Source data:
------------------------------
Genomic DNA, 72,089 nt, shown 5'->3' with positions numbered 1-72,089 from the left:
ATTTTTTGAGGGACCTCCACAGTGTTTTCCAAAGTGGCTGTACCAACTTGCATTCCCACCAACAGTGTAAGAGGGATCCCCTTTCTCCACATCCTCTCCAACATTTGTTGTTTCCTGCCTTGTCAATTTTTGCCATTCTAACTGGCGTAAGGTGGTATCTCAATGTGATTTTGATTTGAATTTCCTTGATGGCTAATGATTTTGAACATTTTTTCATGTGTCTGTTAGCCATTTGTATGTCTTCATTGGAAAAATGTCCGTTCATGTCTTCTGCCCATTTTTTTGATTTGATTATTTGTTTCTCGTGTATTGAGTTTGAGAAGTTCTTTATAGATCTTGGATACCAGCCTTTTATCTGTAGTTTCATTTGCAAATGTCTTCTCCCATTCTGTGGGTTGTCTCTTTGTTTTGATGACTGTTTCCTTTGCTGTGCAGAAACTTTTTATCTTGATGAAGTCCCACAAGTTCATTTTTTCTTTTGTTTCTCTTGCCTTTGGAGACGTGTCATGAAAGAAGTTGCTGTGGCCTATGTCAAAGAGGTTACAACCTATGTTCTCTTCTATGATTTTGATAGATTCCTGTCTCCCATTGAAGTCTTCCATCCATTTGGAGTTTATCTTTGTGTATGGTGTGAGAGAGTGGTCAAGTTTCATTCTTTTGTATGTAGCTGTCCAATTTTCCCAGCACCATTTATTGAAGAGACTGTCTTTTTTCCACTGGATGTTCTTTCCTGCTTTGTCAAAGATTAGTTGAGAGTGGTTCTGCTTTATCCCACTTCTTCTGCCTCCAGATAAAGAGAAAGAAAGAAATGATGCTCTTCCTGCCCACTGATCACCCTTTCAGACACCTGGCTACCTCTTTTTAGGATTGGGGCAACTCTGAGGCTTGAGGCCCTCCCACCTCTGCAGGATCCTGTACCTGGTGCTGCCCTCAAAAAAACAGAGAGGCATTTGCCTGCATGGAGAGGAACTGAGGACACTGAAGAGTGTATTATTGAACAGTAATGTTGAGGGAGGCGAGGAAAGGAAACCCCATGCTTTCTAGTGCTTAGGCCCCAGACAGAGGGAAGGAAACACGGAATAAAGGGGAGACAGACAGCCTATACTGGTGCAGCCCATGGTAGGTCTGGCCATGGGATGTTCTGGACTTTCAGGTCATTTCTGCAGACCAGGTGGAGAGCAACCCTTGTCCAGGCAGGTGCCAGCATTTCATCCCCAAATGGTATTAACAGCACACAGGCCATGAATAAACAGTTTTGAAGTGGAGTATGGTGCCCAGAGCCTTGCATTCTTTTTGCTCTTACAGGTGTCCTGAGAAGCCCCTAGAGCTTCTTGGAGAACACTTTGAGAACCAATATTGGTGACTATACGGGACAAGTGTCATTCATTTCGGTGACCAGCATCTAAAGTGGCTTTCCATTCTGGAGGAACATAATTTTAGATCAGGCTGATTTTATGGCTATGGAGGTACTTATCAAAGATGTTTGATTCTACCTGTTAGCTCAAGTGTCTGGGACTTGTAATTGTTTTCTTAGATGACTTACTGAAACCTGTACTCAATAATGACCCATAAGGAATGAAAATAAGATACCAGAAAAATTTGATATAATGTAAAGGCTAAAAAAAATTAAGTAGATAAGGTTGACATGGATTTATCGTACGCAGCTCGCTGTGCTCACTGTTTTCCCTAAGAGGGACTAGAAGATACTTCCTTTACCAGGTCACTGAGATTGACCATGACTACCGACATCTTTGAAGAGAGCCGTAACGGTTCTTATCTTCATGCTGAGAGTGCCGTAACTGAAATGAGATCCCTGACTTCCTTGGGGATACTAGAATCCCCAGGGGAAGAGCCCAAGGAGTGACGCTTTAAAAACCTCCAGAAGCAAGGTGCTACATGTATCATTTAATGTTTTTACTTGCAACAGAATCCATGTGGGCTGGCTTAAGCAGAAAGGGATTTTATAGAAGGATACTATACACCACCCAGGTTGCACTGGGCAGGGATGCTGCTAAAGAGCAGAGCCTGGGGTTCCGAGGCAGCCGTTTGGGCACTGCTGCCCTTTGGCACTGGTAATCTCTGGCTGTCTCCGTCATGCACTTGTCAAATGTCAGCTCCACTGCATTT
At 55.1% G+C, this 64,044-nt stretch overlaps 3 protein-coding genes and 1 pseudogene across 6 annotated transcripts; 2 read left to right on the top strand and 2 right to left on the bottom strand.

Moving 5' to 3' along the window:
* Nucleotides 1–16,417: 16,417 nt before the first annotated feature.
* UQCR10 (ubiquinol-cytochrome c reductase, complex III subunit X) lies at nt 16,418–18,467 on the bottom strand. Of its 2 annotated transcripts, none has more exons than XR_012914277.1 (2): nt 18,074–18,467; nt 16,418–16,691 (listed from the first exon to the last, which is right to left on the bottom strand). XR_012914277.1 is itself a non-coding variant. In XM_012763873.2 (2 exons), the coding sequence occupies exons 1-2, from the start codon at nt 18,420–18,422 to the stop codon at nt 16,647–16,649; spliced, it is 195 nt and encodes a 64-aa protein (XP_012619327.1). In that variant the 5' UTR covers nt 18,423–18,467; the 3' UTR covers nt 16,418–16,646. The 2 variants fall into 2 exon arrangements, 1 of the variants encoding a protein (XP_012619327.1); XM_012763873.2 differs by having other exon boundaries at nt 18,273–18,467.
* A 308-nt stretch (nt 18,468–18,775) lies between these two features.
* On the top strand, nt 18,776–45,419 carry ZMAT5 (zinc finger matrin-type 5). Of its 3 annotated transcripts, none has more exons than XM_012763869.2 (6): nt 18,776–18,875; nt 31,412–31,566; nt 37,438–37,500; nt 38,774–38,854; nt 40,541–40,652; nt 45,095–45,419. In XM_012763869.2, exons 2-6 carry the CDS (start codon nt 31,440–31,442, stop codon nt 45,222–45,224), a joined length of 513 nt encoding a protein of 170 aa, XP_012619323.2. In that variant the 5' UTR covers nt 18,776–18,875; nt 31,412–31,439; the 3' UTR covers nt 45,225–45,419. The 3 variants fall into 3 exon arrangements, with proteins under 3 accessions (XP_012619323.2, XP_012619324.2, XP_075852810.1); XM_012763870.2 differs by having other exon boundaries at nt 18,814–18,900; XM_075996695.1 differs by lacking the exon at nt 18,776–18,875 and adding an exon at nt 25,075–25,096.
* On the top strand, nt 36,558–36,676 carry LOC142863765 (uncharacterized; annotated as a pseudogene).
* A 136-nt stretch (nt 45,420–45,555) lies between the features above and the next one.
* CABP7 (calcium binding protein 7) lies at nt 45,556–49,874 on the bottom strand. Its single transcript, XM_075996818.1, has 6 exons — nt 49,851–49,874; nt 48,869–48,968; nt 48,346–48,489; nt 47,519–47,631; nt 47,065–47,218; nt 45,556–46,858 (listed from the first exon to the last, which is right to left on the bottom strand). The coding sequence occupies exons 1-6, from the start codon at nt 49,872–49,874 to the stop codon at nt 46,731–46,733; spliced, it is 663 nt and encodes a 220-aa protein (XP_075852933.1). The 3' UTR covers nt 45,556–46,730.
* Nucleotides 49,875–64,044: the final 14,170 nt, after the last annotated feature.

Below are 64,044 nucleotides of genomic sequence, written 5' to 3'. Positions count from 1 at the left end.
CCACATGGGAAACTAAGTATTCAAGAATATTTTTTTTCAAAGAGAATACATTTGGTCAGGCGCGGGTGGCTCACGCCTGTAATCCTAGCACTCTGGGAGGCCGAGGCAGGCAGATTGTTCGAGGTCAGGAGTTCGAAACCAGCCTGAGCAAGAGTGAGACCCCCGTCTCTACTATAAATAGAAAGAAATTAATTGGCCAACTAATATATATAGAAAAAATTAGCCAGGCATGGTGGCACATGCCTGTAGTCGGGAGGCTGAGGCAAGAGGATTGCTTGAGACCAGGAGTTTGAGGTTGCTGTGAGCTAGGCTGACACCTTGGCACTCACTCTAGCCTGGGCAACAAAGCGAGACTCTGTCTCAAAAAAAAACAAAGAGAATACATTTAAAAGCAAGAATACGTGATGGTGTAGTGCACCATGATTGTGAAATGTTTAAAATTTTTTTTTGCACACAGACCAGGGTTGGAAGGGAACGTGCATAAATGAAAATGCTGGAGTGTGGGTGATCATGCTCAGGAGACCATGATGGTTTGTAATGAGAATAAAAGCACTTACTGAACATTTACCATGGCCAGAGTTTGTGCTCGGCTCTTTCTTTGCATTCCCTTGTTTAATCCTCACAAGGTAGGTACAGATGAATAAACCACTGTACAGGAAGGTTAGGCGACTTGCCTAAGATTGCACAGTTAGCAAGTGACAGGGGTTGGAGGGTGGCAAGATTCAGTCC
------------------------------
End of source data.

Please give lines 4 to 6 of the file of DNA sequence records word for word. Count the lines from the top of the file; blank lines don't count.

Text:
Moving 5' to 3' along the window:
* Nucleotides 1–16,417: 16,417 nt before the first annotated feature.
* UQCR10 (ubiquinol-cytochrome c reductase, complex III subunit X) lies at nt 16,418–18,467 on the bottom strand. Of its 2 annotated transcripts, none has more exons than XR_012914277.1 (2): nt 18,074–18,467; nt 16,418–16,691 (listed from the first exon to the last, which is right to left on the bottom strand). XR_012914277.1 is itself a non-coding variant. In XM_012763873.2 (2 exons), the coding sequence occupies exons 1-2, from the start codon at nt 18,420–18,422 to the stop codon at nt 16,647–16,649; spliced, it is 195 nt and encodes a 64-aa protein (XP_012619327.1). In that variant the 5' UTR covers nt 18,423–18,467; the 3' UTR covers nt 16,418–16,646. The 2 variants fall into 2 exon arrangements, 1 of the variants encoding a protein (XP_012619327.1); XM_012763873.2 differs by having other exon boundaries at nt 18,273–18,467.